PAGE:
Candice Becklund
Marketing Specialist


Coffee production around the globe is massive. It’s one of the most widely-traded commodities in the world—with tens of billions of pounds produced annually in over 50 countries. This makes it very difficult to be a completely environmentally-friendly industry; just think of how much fossil fuels are burned simply transporting coffee around the world.

However, this doesn’t mean that we shouldn’t do our part in reducing our own carbon footprint as coffee lovers. Here are five tips to be a more eco-friendly coffee drinker today as we celebrate Earth Day and every day during the year. Just these relatively small actions can have a tremendous impact on the environment.

Buy Organic and Sustainable Coffee

Going through all of the trouble and sometimes very painstaking process of sourcing certified organic and sustainable coffee is worth all the extra effort. Organic coffee is not treated with any of the pesticides, insecticides, herbicides, fungicides, and synthetic fertilizers in which all conventional (non-organic) coffee is treated. This contaminates the air, water, and land, and also directly affects the health of the farmers, the surrounding communities, and ultimately the people who end up consuming it. 

However, using organic methods of not using chemicals is just one aspect of ethically grown and sustainable coffee. When conventional growers want to expand their farms, the easiest thing for them to do is to cut down some of the surrounding forests. Additionally, coffee is often grown on steep slopes; if care is not taken, it can lead to erosion and sediment ending up in nearby lakes, rivers, and streams. Processing coffee is also water-intensive, and the wastewater can contaminate the groundwater. Altogether, these practices quickly become unsustainable. This is why it is important to be mindful of purchasing coffee that is grown and sourced sustainably.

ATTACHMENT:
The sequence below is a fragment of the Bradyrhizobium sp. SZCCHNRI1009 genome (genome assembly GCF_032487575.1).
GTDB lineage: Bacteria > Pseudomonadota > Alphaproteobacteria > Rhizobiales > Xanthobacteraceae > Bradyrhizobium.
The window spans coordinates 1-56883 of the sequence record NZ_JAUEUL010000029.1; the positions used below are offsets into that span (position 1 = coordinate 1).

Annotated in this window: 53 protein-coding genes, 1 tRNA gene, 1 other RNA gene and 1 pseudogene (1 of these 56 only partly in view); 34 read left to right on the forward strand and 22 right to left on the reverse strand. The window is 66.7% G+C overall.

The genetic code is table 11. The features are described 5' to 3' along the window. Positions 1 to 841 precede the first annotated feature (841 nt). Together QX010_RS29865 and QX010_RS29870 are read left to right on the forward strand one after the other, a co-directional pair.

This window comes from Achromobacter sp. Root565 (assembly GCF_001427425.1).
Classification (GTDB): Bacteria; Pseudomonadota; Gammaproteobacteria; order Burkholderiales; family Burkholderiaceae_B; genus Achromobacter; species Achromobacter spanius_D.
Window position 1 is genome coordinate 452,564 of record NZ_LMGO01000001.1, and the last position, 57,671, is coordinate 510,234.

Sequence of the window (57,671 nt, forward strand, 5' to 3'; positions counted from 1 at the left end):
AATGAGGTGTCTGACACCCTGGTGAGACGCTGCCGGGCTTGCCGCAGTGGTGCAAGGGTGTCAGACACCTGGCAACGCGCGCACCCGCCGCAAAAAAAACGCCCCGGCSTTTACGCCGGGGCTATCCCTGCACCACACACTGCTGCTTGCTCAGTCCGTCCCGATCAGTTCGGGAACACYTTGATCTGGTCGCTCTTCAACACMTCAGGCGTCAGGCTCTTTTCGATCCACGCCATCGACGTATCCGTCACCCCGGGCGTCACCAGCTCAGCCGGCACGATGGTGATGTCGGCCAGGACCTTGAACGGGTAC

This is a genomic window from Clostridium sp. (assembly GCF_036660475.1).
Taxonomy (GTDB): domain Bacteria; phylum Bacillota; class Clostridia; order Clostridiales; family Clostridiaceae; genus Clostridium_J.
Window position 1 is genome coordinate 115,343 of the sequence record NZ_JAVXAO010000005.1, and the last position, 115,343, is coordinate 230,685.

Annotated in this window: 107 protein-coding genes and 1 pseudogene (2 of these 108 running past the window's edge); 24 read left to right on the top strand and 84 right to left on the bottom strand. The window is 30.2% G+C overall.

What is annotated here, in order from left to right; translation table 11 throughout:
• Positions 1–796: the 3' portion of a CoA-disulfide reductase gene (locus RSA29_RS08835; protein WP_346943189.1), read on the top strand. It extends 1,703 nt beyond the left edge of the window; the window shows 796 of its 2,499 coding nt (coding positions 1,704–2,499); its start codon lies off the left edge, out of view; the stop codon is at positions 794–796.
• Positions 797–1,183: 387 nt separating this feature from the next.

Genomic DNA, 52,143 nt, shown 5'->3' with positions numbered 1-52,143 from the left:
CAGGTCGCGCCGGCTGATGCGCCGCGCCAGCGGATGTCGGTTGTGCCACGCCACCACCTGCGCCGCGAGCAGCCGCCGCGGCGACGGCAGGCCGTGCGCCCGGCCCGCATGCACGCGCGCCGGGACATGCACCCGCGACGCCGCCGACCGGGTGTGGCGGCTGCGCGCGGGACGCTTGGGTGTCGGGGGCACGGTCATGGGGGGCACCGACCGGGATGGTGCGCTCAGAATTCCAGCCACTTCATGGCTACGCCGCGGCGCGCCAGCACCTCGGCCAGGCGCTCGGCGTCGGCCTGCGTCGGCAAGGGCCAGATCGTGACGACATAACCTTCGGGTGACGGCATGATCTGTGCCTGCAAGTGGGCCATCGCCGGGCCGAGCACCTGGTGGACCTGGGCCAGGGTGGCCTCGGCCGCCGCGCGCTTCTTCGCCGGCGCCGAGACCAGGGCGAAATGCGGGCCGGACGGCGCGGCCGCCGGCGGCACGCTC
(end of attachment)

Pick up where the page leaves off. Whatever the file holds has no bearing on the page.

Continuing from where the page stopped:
Invest In A Reusable Coffee Mug

Disposable styrofoam, paper, and plastic cups clog our landfills since most of them are non-recyclable due to the materials from which they are made. There are some really fantastic reusable insulated mugs out there that not only will save extra waste from going into our landfills but also keeps your coffee nice and hot (or cold).

In our cafe, we also offer a zero-waste coffee container program. Customers are given the option to have their drink served in a glass container accompanied by a metal lid and insulated sleeve constructed from 100 percent recycled plastic bottles that were directly removed from the coastline. The recovered plastic bottles are broken down and transformed into recycled yarn, which is then woven into an insulated sleeve.

Repurpose Used Coffee Grounds

Most people throw used coffee grounds in the trash because coffee is biodegradable. However, in a landfill, used coffee grounds emit methane gas. Instead, the easiest way to dispose of your used grounds is to add them to the soil of your houseplants or outside in your backyard or garden. Doing this provides all sorts of benefits: they add nitrogen, potassium, and phosphorus, plus other micronutrients to the soil or compost, act as a barrier to keep garden pests away from your plants, and are great food for worms